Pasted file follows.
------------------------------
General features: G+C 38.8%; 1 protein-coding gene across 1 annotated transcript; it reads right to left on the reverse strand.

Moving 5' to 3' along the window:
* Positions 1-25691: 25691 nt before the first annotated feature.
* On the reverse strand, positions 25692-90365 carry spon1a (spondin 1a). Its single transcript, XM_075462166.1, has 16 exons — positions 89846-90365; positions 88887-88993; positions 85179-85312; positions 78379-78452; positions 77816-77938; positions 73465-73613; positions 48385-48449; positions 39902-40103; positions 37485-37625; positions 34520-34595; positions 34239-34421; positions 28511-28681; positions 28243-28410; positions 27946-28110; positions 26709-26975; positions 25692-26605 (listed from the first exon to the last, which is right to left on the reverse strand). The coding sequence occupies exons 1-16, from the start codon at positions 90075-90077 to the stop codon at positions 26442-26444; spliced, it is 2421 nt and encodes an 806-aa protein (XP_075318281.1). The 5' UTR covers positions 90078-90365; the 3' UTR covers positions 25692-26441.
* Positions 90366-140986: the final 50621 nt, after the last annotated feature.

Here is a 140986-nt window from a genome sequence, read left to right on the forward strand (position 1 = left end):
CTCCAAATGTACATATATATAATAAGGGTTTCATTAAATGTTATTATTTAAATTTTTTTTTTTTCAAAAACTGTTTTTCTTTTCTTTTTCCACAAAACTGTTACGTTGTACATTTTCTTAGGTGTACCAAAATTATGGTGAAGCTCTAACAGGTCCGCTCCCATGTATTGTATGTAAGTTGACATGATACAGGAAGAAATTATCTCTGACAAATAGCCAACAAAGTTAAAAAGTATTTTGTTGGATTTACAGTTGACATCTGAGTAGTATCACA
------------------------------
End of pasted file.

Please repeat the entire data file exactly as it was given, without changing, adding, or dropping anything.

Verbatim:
General features: G+C 38.8%; 1 protein-coding gene across 1 annotated transcript; it reads right to left on the reverse strand.

Moving 5' to 3' along the window:
* Positions 1-25691: 25691 nt before the first annotated feature.
* On the reverse strand, positions 25692-90365 carry spon1a (spondin 1a). Its single transcript, XM_075462166.1, has 16 exons — positions 89846-90365; positions 88887-88993; positions 85179-85312; positions 78379-78452; positions 77816-77938; positions 73465-73613; positions 48385-48449; positions 39902-40103; positions 37485-37625; positions 34520-34595; positions 34239-34421; positions 28511-28681; positions 28243-28410; positions 27946-28110; positions 26709-26975; positions 25692-26605 (listed from the first exon to the last, which is right to left on the reverse strand). The coding sequence occupies exons 1-16, from the start codon at positions 90075-90077 to the stop codon at positions 26442-26444; spliced, it is 2421 nt and encodes an 806-aa protein (XP_075318281.1). The 5' UTR covers positions 90078-90365; the 3' UTR covers positions 25692-26441.
* Positions 90366-140986: the final 50621 nt, after the last annotated feature.

Here is a 140986-nt window from a genome sequence, read left to right on the forward strand (position 1 = left end):
CTCCAAATGTACATATATATAATAAGGGTTTCATTAAATGTTATTATTTAAATTTTTTTTTTTTCAAAAACTGTTTTTCTTTTCTTTTTCCACAAAACTGTTACGTTGTACATTTTCTTAGGTGTACCAAAATTATGGTGAAGCTCTAACAGGTCCGCTCCCATGTATTGTATGTAAGTTGACATGATACAGGAAGAAATTATCTCTGACAAATAGCCAACAAAGTTAAAAAGTATTTTGTTGGATTTACAGTTGACATCTGAGTAGTATCACA